Sinwar’s re-election as Hamas leader in Gaza raises concerns, and not just in Israel

Adnan Abu Amer

Middle East Monitor  /  March 21, 2021

Hamas surprised us all by announcing the results of its leadership election in the Gaza Strip, which was won by the current leader in the territory, Yahya Sinwar. He beat his strong rival Nizar Awadallah, who collected 147 votes against Sinwar’s 167 of the 320 members of the Gaza Shura (Consultative) Council. It took four rounds of voting before there was a clear winner.

Questions are being asked about why Awadallah lost to Sinwar, and why the latter only won after a fourth vote, which means that half of the movement’s leadership did not vote for him. How will he lead Hamas in the territory until 2025, and what will relations be like with Israel, the Palestinian Authority and the international community?

Sinwar is the second leader of Hamas with a military and security background, which has sparked speculation about its upcoming policies both internally and externally and how his re-election might be reflected in terms of the movement’s regional relations. Does his victory suggest that the military wing is dominating the movement now?

One of the most prominent military officials of Hamas since it was founded in 1987, Sinwar was arrested by Israel in 1988 for establishing the movement’s security structure and was given four life sentences. The 58 year old was released in the 2011 prisoner swap deal which saw the release of Israeli soldier Gilad Shalit.

He has held a number of leadership positions in Hamas and has been a member of its political bureau since 2012, with responsibility for coordination between the political and military wings. Since 2015, he has been in charge of the file covering the Israeli soldiers who were captured by Hamas during Israel’s 2014 military offensive against Gaza.

During his first term as leader of Hamas in Gaza from 2017, Sinwar gained political experience, and while it is true that he has great power and influence within the movement, particularly the military wing, it is not correct to say that he determines overall strategy. That is not how Hamas works, no matter how powerful and charismatic the leader might be.

Sinwar’s victory was in accordance with the rules of Hamas governing its internal electoral process. It may be an indication that the radical wing is beginning to dominate in Gaza, and that the more pragmatic wing represented by Awadallah is on the wane. Nevertheless, the structure of the movement means that crucial decisions are submitted to the major Shura Councils with members from within Palestine and in the diaspora, so Sinwar’s impact on policies is not inevitable.

Even so, his re-election means that those who believe that a resistance movement should be led by someone with a military background appear to have prevailed, in Gaza at least. Others think that Hamas should have injected some new blood into the leadership, and Awadallah was seen as a strong candidate even though he has not had much media and public exposure.

The re-election of Sinwar as Hamas leader in Gaza, even if it did take four votes, means that the centre of the movement’s decision-making and its leadership institutions may remain in the territory. It retains a significant military and organisational presence and is still the home of Hamas’s as yet unchallenged rule.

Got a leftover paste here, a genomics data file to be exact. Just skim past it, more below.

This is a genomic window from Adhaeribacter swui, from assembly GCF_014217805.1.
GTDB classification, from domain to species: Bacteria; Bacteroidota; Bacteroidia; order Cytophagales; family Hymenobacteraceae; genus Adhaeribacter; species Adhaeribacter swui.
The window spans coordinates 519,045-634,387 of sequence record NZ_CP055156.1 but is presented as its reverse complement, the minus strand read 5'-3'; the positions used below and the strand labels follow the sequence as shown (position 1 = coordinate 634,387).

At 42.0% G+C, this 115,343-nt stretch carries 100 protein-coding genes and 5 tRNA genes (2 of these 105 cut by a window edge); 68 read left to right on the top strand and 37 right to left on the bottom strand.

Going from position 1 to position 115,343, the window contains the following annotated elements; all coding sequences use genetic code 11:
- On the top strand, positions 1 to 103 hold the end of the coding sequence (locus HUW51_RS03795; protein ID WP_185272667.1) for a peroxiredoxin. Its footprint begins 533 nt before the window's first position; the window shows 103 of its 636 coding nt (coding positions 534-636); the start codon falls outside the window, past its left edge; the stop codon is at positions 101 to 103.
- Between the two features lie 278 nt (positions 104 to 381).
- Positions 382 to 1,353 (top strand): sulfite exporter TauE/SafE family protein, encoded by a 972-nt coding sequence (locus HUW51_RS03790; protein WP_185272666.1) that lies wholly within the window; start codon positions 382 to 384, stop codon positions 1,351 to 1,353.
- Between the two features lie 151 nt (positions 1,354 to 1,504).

Senior officials within Hamas have taken the opportunity of the election to point out the movement’s democratic credentials; no mention has been made of any prospective policy changes. There has certainly been no talk about a coup, or claims that the military wing controls the political bureau; the emphasis has been on stressing the elected leadership rather than a top-down approach to decision making.

Hamas believes that Sinwar’s victory, despite the various reactions to his re-election, embodies its political and military formations, which both follow command decisions and refrain from monopolising the decision-making process or imposing personal opinions. The ballot result means that he is likely to adopt a more comprehensive vision, by expanding his consultation circles with the movement’s politicians, although he favours military commanders operating on the ground. As head of Hamas in Gaza, the effective and influential Sinwar has room to manoeuvre and expand his reach within and beyond the movement.

His leadership style is different; it is not the traditional Hamas way of taking decisions quietly. With a new term in office before him he may now feel emboldened to take big steps without taking wider considerations into account. This may raise a few concerns within the movement.

It is too early to predict what Sinwar’s second term will bring, away from any prejudice against him and what is being said about his alleged extremist tendencies and military approach. He is more than just another commander who performs his role among other leaders in the movement, and may well feel the need to ease concerns about his re-election within the Palestinian territories and neighbouring countries. Such concerns have been raised by Israel, so Sinwar could take careful steps to manage the movement’s relations with the occupation state. The dynamics involved in that relationship, of course, are all relative to what the occupation may impose on the Palestinians, especially in the Gaza Strip.

Adnan Abu Amer is the head of the Political Science Department at the University of the Ummah in Gaza